Series dilution of Crimson by a student
Darkening a colour is less prescriptive, and I suggested they play about to see what mixes (based on one primary) they could come up with. Some gorgeous dark rich reds and green yellows ensued, so much deeper and fuller colours than if your base colour was simply mixed with black. Finally, we experimented with mixing greens as watercolour tube/pan greens tend to have very little to do with the colours of nature. They excelled at this.
Tutor demo of mixing greens and darkening a colour
Next was a watercolour of a plant. I did a quick demo of painting a leaf (explaining that my way of blocking in darks then working to light before returning to pick out the darkest detail was unconventional in botanical illustration circles – I always stress this in case they get told off on other courses!).
Tutor leaf painting demo (and bits of a hellebore flower)
I was deeply impressed by their work, many of the students claimed not to be able to draw, or to have very limited experience. Their paintings belied this fact, and there were some very delicate stems, daffodil trumpets, green-whites of hellebore leaves. Some students tackled the prickly problem of painting white flowers, others managed to accurately make a stem look flushed with crimson. A few managed to make the blue of their flowers glow against the page. Unfortunately I was too busy rushing about looking at their work to take many photos of their lovely paintings, but here is a study of a snowdrop.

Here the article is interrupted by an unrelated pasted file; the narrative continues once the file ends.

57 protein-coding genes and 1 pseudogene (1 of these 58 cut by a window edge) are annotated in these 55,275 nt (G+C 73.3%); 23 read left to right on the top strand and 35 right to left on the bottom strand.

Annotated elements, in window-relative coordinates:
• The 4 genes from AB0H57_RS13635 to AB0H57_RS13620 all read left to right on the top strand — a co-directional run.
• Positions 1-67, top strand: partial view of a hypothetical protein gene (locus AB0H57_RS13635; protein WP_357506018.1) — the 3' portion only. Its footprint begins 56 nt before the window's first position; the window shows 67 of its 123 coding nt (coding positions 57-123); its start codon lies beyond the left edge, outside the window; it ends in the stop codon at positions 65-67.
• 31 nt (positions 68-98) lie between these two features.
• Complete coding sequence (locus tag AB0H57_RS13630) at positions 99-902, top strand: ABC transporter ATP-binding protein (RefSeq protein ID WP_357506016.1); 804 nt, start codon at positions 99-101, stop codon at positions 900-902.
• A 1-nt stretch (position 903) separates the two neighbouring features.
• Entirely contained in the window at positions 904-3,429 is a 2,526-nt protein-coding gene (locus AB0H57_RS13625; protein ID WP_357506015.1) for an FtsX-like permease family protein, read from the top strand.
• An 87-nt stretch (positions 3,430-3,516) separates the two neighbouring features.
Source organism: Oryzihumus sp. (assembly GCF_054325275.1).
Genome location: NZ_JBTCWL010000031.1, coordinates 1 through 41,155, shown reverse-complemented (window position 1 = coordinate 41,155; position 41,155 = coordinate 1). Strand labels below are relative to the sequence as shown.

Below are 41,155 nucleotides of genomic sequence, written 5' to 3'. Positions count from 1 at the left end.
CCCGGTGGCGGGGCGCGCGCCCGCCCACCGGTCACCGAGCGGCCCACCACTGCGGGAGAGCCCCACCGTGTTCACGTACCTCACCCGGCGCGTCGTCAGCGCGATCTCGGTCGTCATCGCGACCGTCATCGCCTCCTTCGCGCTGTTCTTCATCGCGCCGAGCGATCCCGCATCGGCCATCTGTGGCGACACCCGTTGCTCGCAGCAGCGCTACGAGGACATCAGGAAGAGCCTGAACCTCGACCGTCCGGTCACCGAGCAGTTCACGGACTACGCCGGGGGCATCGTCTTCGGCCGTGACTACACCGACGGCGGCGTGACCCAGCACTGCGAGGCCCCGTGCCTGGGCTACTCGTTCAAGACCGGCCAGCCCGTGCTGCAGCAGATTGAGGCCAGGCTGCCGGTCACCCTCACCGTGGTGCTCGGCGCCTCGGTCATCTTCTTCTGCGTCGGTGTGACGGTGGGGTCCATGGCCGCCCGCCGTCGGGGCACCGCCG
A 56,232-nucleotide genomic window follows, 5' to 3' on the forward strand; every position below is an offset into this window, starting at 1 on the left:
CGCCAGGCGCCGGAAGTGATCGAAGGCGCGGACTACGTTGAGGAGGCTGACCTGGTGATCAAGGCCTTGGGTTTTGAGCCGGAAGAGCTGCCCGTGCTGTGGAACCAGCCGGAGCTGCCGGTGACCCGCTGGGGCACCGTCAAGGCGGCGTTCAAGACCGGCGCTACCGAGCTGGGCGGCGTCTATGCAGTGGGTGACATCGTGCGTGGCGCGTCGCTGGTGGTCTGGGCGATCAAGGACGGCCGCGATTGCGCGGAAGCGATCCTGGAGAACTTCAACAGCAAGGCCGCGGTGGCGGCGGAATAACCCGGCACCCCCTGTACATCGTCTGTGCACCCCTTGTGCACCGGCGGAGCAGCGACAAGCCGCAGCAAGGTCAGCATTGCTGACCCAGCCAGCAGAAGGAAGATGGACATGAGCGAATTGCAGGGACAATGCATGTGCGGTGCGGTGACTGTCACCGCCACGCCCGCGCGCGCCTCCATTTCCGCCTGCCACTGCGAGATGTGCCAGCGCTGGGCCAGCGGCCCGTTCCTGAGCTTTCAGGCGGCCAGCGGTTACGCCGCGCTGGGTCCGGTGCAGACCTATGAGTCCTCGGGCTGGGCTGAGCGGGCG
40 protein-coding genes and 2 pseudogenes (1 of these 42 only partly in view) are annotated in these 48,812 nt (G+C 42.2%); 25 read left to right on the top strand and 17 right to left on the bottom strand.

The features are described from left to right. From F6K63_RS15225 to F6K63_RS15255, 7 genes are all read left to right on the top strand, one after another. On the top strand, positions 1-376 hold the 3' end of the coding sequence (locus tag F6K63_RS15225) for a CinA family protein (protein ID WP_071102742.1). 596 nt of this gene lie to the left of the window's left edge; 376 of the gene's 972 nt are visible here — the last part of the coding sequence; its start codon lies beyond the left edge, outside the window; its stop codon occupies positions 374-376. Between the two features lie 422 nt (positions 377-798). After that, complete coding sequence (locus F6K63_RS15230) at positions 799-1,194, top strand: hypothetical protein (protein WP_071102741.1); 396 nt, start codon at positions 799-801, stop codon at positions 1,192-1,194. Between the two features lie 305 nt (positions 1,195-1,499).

Student watercolour of a snowdrop
At the end of the day I think they were exhausted (the idea that drawing is “relaxing” is the biggest fib out there!), but seemed pleased with their work. I was really inspired by their fortitude and patience, and very impressed with their drawings and paintings.
As with all teaching sessions I learned an enormous amount from them; we had excellent discussions about trying to tell the difference between tonal difference due to shadow vs to a dark colour, learnt masses about the internal structure of hellebores (and their individual variations), figured out how daffodils were built, discussed how tricky it was to darken a yellow without making it green or orange, and all agreed that the state of intense concentration one enters when looking and drawing incredibly hard could definitely be seen as “mindfulness”. The main lesson seemed to be that to be able to draw, you need to be able to look; to record what is actually there rather than what your brain suggests might be there.
It was a highly enjoyable day in a stunning place, and I’m really looking forward to my autumn session at the Botanic Gardens – two days of drawing and painting autumn leaves and fruits, and (most importantly) of really looking at them and seeing how they are put together. Feel free to click on the link and book if you’d like to join us!